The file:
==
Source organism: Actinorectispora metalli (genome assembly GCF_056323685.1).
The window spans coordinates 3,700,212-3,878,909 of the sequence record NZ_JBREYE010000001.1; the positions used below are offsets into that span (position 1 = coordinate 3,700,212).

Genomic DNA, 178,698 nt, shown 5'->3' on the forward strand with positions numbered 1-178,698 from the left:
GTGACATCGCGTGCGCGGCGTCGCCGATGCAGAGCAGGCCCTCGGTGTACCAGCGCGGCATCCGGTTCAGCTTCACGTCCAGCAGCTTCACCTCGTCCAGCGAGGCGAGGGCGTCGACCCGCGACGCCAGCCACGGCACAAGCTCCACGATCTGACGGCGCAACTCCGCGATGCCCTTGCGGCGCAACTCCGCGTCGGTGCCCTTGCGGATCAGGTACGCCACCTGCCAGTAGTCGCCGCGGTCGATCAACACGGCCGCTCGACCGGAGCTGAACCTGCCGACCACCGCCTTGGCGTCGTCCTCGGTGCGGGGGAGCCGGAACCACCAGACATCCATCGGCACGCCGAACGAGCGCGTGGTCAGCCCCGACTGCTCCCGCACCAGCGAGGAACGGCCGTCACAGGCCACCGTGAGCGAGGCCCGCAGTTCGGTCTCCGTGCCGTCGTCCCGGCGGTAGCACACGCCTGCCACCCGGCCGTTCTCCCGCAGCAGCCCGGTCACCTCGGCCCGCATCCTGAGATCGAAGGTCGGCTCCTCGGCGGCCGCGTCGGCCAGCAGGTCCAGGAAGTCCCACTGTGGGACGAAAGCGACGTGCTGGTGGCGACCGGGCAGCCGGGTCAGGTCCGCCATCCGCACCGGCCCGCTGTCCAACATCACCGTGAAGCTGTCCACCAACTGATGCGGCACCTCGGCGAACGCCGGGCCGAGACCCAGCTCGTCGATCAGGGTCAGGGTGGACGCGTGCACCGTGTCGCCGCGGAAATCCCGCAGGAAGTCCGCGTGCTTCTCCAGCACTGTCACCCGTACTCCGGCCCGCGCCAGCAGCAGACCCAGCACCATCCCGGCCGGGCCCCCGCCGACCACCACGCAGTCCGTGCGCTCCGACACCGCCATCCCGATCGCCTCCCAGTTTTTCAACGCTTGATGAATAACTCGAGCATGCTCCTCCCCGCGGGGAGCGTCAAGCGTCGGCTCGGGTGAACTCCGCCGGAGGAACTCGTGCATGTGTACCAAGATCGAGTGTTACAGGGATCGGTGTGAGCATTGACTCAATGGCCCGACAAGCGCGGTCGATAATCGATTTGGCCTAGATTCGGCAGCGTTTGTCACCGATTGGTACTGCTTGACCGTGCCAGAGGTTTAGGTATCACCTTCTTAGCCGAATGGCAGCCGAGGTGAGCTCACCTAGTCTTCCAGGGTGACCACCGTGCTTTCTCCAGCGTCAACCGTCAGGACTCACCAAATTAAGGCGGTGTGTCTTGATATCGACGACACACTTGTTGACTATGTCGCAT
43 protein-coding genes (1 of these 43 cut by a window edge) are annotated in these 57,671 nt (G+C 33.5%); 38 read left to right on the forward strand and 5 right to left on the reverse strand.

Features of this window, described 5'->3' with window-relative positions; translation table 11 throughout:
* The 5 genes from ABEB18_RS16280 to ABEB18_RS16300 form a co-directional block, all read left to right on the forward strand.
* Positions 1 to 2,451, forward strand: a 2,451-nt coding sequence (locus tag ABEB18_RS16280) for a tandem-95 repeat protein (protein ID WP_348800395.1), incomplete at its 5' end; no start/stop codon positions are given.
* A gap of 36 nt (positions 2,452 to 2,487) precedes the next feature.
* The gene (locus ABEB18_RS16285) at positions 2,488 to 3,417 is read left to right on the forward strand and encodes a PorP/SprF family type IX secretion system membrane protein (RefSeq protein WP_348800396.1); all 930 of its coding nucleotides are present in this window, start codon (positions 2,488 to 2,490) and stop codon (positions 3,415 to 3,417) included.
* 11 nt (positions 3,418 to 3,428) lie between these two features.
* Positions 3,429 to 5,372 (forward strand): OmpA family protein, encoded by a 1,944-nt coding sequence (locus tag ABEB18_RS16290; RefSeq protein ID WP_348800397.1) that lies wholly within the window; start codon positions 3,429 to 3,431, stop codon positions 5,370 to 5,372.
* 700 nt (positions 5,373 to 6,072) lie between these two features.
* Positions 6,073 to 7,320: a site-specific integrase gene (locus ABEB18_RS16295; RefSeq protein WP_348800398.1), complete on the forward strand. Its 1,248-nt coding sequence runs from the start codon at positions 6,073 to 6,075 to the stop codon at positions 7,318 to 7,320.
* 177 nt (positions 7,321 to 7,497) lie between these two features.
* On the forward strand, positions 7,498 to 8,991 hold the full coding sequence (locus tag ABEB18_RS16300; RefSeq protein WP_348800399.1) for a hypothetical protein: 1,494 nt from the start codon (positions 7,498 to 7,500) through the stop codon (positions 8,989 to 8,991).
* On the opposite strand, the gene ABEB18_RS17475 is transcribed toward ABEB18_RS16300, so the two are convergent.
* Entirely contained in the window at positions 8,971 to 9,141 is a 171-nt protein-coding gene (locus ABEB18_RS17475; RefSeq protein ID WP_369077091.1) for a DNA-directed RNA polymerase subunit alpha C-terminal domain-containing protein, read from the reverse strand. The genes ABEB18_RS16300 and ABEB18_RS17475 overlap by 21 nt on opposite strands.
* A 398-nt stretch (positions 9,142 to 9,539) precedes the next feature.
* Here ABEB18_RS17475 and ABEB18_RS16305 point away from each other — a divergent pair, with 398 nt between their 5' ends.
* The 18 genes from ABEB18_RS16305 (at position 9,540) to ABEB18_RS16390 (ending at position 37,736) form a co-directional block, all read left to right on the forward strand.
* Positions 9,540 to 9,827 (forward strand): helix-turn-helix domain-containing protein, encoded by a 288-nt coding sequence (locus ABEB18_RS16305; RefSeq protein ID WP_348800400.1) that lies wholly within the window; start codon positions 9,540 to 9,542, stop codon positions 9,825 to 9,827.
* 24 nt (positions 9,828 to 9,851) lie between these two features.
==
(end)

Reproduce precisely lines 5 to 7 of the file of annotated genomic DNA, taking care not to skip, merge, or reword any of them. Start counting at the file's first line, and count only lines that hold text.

43 protein-coding genes (1 of these 43 cut by a window edge) are annotated in these 57,671 nt (G+C 33.5%); 38 read left to right on the forward strand and 5 right to left on the reverse strand.

Features of this window, described 5'->3' with window-relative positions; translation table 11 throughout:
* The 5 genes from ABEB18_RS16280 to ABEB18_RS16300 form a co-directional block, all read left to right on the forward strand.